- Fridge Logic: If everyone on Earth was paralyzed during the game, shouldn't there have been millions of accidents as a result? Perhaps the players arranged it so they would not happen.
- Also, if only 24 heroes were needed, why gather *all of them?* Perhaps so they would not interfere with the contest?
- Honor Before Reason: The Grandmaster apparently.
- A House Divided: None of the heroes worked together, not even with their own teammates. This may have been just so they would be free to fight their rivals one-on-one.
- Some of the ethnic heroes refused to work together because of their national conflicts; e.g., the Egyptian Arabian Knight and the Israeli Sabra.
- Let's You and Him Fight: The heroes needed very little provocation to fight each other. The matches were:note
- Loads and Loads of Characters: Every superhero on Earth, in fact, though only 24 (12 on each side) actually participated in the "game" and six of them were all-new heroes.
- Multinational Team: The playing teams can be seen as this, though the American heroes outnumbered the non-American ones. The later were:
- Blitzkrieg (Germany), Collective Man (China), Defensor (Argentina, though erroneously indicated to be from Brazil), Peregrine (France), Shamrock (Ireland), Talisman (Australia), Sunfire (Japan), Darkstar (the Soviet Union), Vanguard (also Soviet), Sabra (Israel), Arabian Knight (Egypt) and Sasquatch (Canada).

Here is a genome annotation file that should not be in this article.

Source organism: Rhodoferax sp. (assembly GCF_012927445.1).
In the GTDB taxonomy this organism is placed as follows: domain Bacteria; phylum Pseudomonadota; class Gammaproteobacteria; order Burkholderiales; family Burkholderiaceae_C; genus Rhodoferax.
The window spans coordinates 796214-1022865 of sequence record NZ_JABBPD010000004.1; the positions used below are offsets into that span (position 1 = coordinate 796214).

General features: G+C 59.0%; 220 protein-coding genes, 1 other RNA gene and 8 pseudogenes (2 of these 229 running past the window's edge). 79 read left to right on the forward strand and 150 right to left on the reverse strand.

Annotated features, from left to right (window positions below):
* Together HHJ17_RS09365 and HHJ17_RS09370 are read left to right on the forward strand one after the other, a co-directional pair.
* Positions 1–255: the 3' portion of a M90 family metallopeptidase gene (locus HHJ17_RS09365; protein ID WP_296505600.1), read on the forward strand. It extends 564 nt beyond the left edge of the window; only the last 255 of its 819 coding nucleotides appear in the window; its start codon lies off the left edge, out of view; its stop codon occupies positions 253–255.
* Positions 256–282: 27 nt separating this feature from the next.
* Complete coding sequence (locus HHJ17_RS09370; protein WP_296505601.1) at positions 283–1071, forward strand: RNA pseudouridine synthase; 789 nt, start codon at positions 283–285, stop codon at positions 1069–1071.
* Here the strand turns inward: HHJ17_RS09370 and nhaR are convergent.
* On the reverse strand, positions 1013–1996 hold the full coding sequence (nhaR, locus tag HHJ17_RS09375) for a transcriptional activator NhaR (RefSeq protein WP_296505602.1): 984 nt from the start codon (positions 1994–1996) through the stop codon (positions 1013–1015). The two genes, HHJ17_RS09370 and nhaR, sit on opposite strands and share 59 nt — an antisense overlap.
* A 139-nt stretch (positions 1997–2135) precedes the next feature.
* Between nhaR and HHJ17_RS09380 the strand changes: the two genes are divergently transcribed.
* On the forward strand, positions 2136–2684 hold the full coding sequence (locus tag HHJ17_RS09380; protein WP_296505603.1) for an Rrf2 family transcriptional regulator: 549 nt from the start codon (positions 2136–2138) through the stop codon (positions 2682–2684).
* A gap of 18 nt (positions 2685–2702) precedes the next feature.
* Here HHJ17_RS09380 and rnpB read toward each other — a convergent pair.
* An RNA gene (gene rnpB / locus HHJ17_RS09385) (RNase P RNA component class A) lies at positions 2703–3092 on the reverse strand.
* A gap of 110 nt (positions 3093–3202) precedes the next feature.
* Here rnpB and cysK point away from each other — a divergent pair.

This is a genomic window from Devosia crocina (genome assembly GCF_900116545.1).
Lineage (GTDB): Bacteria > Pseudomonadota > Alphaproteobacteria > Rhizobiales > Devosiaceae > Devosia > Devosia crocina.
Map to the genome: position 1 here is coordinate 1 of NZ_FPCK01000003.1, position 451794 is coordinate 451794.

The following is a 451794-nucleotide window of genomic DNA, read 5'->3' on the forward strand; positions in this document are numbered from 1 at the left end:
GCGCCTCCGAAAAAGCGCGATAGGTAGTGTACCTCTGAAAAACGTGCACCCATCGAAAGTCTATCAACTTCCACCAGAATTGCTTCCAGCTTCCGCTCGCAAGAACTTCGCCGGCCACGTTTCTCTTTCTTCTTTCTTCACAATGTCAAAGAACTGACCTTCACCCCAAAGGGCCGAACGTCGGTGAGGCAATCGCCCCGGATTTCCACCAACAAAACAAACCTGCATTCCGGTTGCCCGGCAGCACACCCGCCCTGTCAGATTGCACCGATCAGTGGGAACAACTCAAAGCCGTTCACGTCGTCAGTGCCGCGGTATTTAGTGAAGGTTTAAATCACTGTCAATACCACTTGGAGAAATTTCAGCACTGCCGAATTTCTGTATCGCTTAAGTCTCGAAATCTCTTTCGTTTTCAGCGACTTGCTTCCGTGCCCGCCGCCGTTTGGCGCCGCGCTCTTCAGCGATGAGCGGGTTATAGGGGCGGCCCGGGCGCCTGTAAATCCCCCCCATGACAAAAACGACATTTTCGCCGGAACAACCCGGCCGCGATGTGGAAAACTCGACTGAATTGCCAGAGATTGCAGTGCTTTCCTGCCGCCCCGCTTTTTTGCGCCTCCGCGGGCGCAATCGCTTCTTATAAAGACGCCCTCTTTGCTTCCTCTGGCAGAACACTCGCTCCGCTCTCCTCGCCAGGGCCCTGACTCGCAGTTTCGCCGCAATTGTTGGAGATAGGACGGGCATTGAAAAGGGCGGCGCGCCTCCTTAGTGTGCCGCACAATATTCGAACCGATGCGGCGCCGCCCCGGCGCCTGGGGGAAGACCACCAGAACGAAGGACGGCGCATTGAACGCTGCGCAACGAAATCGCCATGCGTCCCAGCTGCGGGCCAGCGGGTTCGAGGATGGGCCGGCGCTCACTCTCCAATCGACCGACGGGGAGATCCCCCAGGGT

- Wolverine is from Canada, but most of the time works in the United States with the X-Men.
- Also in the X-Men, Storm grew up in Africa but was born in New York.
- Black Panther comes from his own fictional African country, Wakanda.
- The Black Knight inherited the identity of a British medieval hero but was born in Massachusetts and is active in America.
- Iron Fist is also an American raised in a Chinese mystical land, but now lives in America.
- Original Generation: The heroes Blitzkrieg, Collective Man, Defensor, Peregrine, Shamrock and Talisman all were created for this series. (The other international heroes used had been introduced before.)
- Plot Coupon: The Globe of Life, whose four parts were hidden on four different parts of the Earth for the heroes to find. It was needed to resurrect the Collector.
- The Reveal: Death kept her identity secret until the last issue, though fans of the Adam Warlock series might have recognized her earlier.
- Sci-Fi Writers Have No Sense of Scale: The unknown rival tried to entice her team by offering to extend the existence of Earth's sun by a million years if they won. Unfortunately for her, the sun has still about a billion years left so a million would be an insignificant addition. Not to mention that humanity might not even exist by the time it winks out.
- Series Continuity Error: The plot got resolved only because the writer forgot who was on whose team: It would have resulted in a draw otherwise.
- Thanatos Gambit: It was later revealed (perhaps retconned) in an issue of The Avengers that the Grandmaster knew what the price for reviving his brother was all along; in fact, that was his true plan: to die so he could be allowed into Death's realm—to take it over! Then it's inverted. After the Grandmaster was defeated by the Avengers, Death exiled him from her realm forever, thus giving him what he really wanted from the start: true immortality.